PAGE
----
follow their own pace. Students were all very positive about using
it mostly because it is an interactive tool and provides intelligent
feedback. The course is based on the Heim and Kratzer 1998 textbook
Semantics in Generative Grammar which makes the tool a very
valuable asset not only because it is designed to accompany that
textbook but also because the textbook itself puts an accent on
practice and exercise for mastering the calculating techniques and
internalizing the principles behind them. In short, this is an
excellent pedagogical tool which I will continue using in my future
The software is groundbreaking and ingenious — no one has
written anything like it before and it is well-designed to fit into
a formal semantics course. I especially like the guidance it gives
students when they make mistakes — that was a very clever
Downloading and Installing
You can download the current student version 2.6.0 for Mac/Linux/Windows (August 31, 2022; Change Log) by clicking the icon
for your operating system below.
For Mac: download the .dmg file, locate the downloaded .dmg in Finder and right-click or Ctrl-click to open,
and select "Open Anyway" if Mac complains that the developer isn't verified.
Then, drag the application to the "Applications" folder or wherever else you like.
The first time you launch the application, right-click or Ctrl-click on it
and select "Open" from the shortcut menu.
After opening and quitting it once in this way, you
can launch it simply by double-clicking.
For Windows: download the file and unzip. Enter the resulting folder called LCSE. It contains
an .exe file and a subfolder called jre180 which contains a Java runtime environment.
Double-click on the .exe file to start. As long as the
.exe file and jre180 are kept in the same folder, the application
will run out of the box with no need to install Java separately. Unless you have a separate Java runtime environment
installed on your computer, do not move the exe file out of the LCSE folder, and do not move
or delete the jre180 folder.
For Linux: make sure you have either Oracle's java or
openjdk installed, in each case version 1.8
or higher. (Avoid GNU libgcj as this will not work.) You can check which version of java you have with
java -version. To launch the application, type java
The teacher edition, in which tree-derivation exercises can be shown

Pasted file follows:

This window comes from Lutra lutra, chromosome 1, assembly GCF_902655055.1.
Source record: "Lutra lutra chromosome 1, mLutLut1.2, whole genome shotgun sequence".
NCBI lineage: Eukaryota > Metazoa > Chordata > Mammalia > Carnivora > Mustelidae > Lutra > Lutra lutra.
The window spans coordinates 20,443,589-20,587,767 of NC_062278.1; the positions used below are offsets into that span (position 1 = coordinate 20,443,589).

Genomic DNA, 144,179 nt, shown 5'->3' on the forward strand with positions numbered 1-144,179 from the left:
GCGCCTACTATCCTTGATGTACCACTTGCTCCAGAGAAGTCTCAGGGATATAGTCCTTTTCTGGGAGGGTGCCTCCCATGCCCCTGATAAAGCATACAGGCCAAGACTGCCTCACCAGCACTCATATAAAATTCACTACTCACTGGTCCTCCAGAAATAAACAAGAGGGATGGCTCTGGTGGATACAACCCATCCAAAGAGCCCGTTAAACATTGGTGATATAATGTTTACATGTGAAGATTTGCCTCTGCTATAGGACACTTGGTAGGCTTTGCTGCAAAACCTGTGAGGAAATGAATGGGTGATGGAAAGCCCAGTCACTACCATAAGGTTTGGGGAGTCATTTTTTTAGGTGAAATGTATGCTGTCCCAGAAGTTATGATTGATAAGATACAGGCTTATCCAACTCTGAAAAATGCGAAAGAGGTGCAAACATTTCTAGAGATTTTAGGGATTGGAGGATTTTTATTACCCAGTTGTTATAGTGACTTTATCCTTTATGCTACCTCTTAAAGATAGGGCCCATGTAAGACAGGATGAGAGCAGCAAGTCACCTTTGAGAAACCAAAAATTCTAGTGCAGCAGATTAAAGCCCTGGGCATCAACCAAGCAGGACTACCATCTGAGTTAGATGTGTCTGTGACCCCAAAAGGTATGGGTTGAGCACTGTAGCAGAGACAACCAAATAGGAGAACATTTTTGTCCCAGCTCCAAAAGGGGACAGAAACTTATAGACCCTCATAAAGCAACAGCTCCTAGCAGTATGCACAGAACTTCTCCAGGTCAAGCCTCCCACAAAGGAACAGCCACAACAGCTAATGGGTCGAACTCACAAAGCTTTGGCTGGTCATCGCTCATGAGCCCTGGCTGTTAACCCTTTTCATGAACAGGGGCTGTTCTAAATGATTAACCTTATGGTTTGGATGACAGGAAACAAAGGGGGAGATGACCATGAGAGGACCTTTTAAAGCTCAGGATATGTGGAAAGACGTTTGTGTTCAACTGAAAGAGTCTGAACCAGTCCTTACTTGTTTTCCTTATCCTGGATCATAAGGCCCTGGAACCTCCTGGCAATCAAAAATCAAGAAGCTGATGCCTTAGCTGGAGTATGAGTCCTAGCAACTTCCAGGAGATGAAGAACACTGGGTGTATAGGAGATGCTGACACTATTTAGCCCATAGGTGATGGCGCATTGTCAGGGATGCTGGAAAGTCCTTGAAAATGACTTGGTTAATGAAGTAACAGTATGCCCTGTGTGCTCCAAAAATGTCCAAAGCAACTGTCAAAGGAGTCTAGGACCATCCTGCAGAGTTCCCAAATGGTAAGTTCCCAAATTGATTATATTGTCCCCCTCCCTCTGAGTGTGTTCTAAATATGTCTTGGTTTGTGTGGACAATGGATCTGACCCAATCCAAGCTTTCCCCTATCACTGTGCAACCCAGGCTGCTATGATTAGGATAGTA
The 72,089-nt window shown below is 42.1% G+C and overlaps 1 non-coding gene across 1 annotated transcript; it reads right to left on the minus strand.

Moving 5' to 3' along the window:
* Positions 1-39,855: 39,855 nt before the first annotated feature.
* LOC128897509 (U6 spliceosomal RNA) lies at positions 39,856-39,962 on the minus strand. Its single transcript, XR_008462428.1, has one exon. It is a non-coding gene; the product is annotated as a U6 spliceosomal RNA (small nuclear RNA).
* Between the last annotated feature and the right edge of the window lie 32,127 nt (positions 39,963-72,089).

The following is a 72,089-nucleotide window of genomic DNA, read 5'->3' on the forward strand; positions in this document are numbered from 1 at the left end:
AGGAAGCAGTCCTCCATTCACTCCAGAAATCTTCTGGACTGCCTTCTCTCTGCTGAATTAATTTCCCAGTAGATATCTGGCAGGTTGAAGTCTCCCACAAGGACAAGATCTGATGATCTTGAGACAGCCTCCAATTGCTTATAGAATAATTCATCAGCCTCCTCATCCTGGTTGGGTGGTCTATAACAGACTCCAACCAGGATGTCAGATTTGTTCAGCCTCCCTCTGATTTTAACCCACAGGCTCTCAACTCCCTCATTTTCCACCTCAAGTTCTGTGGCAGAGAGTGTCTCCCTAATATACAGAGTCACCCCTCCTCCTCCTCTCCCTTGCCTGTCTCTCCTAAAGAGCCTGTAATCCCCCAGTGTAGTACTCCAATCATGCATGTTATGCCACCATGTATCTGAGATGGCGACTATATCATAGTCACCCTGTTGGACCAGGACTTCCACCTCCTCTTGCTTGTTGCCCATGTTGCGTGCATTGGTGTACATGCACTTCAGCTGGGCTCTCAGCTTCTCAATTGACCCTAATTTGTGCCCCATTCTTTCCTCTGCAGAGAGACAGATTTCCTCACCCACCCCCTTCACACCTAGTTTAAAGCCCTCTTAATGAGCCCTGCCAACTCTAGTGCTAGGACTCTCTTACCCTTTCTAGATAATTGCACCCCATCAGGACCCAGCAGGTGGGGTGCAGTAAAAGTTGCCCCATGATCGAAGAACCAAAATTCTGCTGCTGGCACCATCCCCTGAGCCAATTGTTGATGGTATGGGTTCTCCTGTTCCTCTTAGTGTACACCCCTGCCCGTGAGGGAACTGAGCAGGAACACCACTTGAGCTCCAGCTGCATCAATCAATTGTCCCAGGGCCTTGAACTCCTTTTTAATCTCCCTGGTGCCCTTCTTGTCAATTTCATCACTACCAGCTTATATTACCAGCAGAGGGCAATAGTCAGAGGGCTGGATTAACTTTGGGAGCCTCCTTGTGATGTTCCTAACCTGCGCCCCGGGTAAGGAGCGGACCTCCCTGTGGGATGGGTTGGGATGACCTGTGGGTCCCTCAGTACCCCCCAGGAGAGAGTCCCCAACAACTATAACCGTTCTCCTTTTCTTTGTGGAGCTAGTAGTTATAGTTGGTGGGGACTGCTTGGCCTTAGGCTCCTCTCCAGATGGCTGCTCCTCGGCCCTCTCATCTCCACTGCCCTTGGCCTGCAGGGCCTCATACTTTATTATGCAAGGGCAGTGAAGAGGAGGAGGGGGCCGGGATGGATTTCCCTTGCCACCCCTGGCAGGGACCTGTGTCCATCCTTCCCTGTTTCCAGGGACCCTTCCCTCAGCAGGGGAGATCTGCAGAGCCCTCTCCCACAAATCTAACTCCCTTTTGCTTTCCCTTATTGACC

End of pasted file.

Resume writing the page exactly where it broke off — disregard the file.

in a presentation mode that automatically computes denotations of
nonterminals, is available upon request to instructors. Please send an
These documents provide some basic exercises to get you started.
Just download any of the files above (or copy and save the text to a
blank text file of your choosing). Then run the Lambda Calculator,
select Open from the Menu Bar, and open the exercise file you saved.
If you are an instructor, email us, and we will be happy to send you
more exercise files. And if you write exercise files yourself,
please consider sending them to us so we can share them with other
Examples of 'semantic types' and 'lambda conversion' exercises
Examples of bottom-up tree derivation exercises
Examples of using bottom-up tree derivations with generalized
quantifiers (including set notation).
Examples from Heim & Kratzer
Ch. 3 -- Semantics and Syntax
Ch. 4 -- More of English: Nonverbal Predicates, Modifiers, Definite Descriptions
Ch. 8 -- Syntactic and Semantic Constraints on Quantifier Movement
You can find many more examples at the calculator's
Issues and Suggestions
The calculator is under active development, and may exhibit
unexpected behavior from time to time, especially if you're using
one of the Beta releases. If you encounter something strange, or
would like to see some additional functionality, we're all ears. Our
bug reports and feature requests are managed through on our
Issues page. Please take a look at the open issues to see if
your problem has already been reported (and if so, to check the
progress on fixing it). You can report new issues or make new
requests directly through the Issues page, if you have a registered
Github account. Otherwise, just shoot us an email (),
and we'll create a ticket that you can monitor for updates. In
either case, include any information you can that will help us
reproduce the problem, including exercise files, screenshots, and
information about your operating system and the version of the
calculator that you're using.
Detailed instructions, sample exercises, frequently asked questions,
and bug reports are all available at this project's Github
Wiki. We are very interested in hearing about your
experience with the Lambda Calculator, and about potential ideas for
improvement, so please either head over to the wiki if you have
questions or suggestions, or send us an email.
Similar projects to the Lambda Calculator include: